After a lengthy exchange of emails with a Tsai legal representative, Tsai declined to be interviewed for this article. Contacted by The Associated Press, his public relations department also declined to answer questions on Tsai's China attitudes and his plans for Next Media. "We do not plan on repeating ourselves again," wrote his son, Cai Shao-zhong, explaining that Tsai had outlined his views in other forums in the past.
Interviews with media figures and former employees help fill in the blanks about Tsai. They paint a picture of a hard charging, detail-oriented businessman, loyal to his friends, but implacably hostile to anyone he feels is getting in his way. They also suggest he either lacks an understanding of the role of the media in Taiwan's democracy or does not consider it important.
"My understanding of Tsai is that's he's a businessman, all his thinking is about business, and how to make money," said Ho Jung-shin, who left his job as deputy editor of Tsai's flagship China Times newspaper last year over what he said was Tsai's use of his sprawling media holdings to conduct vendettas against perceived enemies.
Ho said he was particularly upset by repeated China Times Group claims, which the group later backed away from, that a researcher at Taiwan's prestigious Academia Sinica paid university students to mount demonstrations against Tsai's efforts to purchase a major Taiwanese cable TV distribution system. Regulators on Wednesday nixed that deal, at least in its present form.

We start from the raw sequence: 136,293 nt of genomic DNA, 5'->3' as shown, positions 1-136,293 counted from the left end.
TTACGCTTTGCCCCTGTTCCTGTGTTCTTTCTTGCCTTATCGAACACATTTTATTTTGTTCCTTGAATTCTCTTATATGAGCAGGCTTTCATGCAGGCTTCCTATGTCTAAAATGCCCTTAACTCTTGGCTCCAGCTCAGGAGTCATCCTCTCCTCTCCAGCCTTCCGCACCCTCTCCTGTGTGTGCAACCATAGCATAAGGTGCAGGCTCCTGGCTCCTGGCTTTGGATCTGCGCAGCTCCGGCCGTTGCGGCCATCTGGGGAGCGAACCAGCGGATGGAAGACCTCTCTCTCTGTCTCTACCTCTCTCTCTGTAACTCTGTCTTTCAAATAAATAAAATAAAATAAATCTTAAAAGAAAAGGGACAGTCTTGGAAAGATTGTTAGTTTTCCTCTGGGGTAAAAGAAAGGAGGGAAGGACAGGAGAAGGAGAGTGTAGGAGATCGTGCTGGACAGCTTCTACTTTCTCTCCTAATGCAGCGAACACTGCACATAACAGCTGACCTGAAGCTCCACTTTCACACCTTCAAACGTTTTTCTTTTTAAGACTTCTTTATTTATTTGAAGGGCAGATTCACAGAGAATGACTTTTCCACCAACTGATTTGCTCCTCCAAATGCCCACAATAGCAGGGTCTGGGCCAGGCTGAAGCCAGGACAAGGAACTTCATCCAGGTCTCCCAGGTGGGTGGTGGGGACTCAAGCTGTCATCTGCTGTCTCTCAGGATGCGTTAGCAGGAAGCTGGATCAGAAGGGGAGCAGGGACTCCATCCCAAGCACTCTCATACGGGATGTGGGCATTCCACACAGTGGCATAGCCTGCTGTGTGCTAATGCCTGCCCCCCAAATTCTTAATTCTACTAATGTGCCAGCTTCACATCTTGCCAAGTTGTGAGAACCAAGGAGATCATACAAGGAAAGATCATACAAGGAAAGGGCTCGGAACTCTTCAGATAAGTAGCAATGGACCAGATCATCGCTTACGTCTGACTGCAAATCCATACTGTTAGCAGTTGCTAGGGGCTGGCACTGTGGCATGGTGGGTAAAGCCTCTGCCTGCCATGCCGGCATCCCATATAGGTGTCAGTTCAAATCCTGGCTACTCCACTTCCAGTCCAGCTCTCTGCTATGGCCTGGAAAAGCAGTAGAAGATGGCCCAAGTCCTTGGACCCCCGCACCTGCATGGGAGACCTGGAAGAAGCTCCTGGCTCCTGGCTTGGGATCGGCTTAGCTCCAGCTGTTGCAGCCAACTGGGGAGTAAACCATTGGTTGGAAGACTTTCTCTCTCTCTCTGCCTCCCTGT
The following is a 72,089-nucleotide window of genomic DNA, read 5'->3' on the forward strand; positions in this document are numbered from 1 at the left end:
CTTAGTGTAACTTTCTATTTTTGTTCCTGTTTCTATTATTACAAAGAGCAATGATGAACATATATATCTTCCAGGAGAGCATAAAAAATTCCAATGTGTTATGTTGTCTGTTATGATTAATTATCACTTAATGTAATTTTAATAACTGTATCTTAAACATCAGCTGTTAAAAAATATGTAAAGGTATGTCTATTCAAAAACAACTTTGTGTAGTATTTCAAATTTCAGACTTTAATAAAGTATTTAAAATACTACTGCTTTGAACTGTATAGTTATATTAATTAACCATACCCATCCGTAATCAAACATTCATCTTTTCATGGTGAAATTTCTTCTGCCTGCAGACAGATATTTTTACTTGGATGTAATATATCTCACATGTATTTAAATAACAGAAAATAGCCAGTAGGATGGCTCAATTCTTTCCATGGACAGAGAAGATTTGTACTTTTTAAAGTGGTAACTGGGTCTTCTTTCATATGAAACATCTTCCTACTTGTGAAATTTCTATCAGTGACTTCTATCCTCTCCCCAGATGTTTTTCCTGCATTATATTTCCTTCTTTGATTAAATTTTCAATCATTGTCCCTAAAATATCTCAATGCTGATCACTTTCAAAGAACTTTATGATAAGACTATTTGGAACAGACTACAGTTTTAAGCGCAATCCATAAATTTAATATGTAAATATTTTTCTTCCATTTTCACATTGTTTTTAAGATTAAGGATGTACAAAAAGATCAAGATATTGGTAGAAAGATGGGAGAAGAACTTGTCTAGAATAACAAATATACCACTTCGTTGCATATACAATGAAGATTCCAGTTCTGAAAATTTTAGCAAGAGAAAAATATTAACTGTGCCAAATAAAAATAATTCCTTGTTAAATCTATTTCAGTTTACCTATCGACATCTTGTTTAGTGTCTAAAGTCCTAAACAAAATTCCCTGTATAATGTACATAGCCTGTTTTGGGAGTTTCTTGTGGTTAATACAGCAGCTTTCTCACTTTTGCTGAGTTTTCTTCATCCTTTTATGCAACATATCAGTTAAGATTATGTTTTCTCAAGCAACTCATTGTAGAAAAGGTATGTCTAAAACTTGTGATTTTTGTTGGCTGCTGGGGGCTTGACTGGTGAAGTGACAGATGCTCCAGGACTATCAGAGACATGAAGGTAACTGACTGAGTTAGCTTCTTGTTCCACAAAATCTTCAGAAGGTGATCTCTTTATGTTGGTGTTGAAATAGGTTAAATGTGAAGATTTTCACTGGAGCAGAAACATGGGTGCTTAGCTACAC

"He took this public trust and turned it into a personal tool," Ho said. "He's sees the media only as a tool to advance his own campaigns."
Other former China Times employees also lambast him for turning both the China Times newspaper and the CTi cable news station into rubber stamp apologists for China's authoritarian government. They cite a long litany of examples, including the two outlets' harsh criticism of the Dalai Lama during a 2009 Taiwan visit — Beijing reviles the Tibetan spiritual leader for allegedly promoting Tibetan independence — and the short shrift the outlets gave imprisoned Chinese dissident Liu Xiaobo when he was awarded the Nobel Peace prize in 2010.
Taiwanese newspaper columnist Antonio Chiang, a longtime Tsai acquaintance, said a key to understanding Tsai's larger than life personality is the intense pride he feels at having taken over his father's small food business as a young man in the late 1970s and building it into what is now China's largest snack food company, despite having never finished high school.
"He's always talking about how little education he had and how it didn't hurt him in the least," said Chiang, who strongly opposes Tsai's views on China. "He loves the fact that he has all these PhDs working for him and that they have to listen to what he says."
"This is a man with extremely strong will," Chiang said. "He's not very sophisticated but he's very self-controlled. And he's completely honest. What you see from him is exactly what you get."
The lack of pretense Chiang describes is reflected in Tsai's unpolished persona, which includes a shoot from the hip social style and a preference for his native Taiwanese dialect over the clipped, Mandarin Chinese employed by the better educated doyens of the Taiwanese business elite. Continued...